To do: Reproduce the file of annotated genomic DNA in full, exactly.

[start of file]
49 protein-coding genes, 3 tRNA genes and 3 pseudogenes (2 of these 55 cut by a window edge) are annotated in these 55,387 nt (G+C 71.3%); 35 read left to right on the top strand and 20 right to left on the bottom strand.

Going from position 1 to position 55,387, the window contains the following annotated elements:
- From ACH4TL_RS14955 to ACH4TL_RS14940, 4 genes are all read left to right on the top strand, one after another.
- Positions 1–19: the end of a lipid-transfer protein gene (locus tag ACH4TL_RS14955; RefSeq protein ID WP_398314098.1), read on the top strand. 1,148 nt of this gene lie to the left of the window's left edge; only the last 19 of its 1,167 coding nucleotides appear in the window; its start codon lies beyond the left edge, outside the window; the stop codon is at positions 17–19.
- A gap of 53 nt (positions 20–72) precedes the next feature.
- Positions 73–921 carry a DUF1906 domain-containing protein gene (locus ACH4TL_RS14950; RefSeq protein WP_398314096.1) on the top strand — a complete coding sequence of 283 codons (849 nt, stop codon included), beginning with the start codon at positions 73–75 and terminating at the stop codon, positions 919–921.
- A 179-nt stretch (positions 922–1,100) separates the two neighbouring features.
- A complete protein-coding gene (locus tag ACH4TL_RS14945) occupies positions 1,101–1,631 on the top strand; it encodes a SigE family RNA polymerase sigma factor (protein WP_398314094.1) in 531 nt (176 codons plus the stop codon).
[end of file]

49 protein-coding genes, 3 tRNA genes and 3 pseudogenes (2 of these 55 cut by a window edge) are annotated in these 55,387 nt (G+C 71.3%); 35 read left to right on the top strand and 20 right to left on the bottom strand.

Going from position 1 to position 55,387, the window contains the following annotated elements:
- From ACH4TL_RS14955 to ACH4TL_RS14940, 4 genes are all read left to right on the top strand, one after another.
- Positions 1–19: the end of a lipid-transfer protein gene (locus tag ACH4TL_RS14955; RefSeq protein ID WP_398314098.1), read on the top strand. 1,148 nt of this gene lie to the left of the window's left edge; only the last 19 of its 1,167 coding nucleotides appear in the window; its start codon lies beyond the left edge, outside the window; the stop codon is at positions 17–19.
- A gap of 53 nt (positions 20–72) precedes the next feature.
- Positions 73–921 carry a DUF1906 domain-containing protein gene (locus ACH4TL_RS14950; RefSeq protein WP_398314096.1) on the top strand — a complete coding sequence of 283 codons (849 nt, stop codon included), beginning with the start codon at positions 73–75 and terminating at the stop codon, positions 919–921.
- A 179-nt stretch (positions 922–1,100) separates the two neighbouring features.
- A complete protein-coding gene (locus tag ACH4TL_RS14945) occupies positions 1,101–1,631 on the top strand; it encodes a SigE family RNA polymerase sigma factor (protein WP_398314094.1) in 531 nt (176 codons plus the stop codon).